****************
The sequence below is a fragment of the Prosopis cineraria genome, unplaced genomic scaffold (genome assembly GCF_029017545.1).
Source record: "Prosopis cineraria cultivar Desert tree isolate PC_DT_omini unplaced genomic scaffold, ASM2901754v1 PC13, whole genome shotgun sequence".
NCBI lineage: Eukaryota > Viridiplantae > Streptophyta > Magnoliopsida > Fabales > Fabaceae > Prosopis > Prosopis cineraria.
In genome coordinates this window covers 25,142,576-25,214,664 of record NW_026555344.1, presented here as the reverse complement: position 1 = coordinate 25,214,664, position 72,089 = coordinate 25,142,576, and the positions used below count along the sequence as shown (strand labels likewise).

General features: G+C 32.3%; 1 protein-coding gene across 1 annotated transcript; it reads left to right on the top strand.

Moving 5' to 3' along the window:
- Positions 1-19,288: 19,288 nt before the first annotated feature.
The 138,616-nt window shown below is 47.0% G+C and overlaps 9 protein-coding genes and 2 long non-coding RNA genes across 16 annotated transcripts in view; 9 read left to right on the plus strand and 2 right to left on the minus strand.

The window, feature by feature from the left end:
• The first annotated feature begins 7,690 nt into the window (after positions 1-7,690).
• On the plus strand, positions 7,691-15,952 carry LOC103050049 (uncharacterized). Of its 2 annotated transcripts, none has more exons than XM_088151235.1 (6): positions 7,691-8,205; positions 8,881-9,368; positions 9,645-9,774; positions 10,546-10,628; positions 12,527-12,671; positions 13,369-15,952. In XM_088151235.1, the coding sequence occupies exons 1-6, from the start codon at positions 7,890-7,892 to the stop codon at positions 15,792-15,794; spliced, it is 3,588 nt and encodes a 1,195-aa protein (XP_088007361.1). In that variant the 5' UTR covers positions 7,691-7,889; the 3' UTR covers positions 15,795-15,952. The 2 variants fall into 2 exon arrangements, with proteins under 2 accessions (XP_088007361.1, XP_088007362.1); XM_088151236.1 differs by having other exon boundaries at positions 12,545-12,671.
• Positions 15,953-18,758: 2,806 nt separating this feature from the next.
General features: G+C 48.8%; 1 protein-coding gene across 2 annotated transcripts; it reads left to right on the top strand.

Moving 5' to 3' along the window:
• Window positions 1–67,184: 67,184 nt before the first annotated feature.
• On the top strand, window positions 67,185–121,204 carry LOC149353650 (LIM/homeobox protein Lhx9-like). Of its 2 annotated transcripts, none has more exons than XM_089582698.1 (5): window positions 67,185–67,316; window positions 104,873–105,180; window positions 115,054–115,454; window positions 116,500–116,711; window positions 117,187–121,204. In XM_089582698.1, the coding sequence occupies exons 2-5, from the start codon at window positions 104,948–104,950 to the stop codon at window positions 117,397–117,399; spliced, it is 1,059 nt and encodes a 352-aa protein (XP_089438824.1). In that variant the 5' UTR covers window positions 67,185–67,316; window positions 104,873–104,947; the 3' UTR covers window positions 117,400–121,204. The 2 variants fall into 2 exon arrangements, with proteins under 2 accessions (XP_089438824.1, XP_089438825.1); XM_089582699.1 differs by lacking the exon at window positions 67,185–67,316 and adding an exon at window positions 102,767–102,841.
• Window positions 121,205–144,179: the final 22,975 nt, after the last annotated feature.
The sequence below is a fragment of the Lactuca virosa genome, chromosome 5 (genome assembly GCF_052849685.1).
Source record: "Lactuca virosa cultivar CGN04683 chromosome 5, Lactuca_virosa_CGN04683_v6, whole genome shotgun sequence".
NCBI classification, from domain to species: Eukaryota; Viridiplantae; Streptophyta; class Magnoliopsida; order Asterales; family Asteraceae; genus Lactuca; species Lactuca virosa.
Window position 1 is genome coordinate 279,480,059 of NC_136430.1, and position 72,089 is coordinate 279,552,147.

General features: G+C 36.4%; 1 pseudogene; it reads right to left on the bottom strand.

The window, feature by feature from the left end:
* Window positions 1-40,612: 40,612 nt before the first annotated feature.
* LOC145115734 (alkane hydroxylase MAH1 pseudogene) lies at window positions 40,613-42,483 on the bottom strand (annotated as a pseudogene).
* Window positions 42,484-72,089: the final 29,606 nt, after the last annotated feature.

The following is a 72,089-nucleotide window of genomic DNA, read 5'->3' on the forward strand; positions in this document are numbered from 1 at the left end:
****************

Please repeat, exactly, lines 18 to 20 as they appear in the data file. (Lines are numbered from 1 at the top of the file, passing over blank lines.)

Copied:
The sequence below is a fragment of the Lactuca virosa genome, chromosome 5 (genome assembly GCF_052849685.1).
Source record: "Lactuca virosa cultivar CGN04683 chromosome 5, Lactuca_virosa_CGN04683_v6, whole genome shotgun sequence".
NCBI classification, from domain to species: Eukaryota; Viridiplantae; Streptophyta; class Magnoliopsida; order Asterales; family Asteraceae; genus Lactuca; species Lactuca virosa.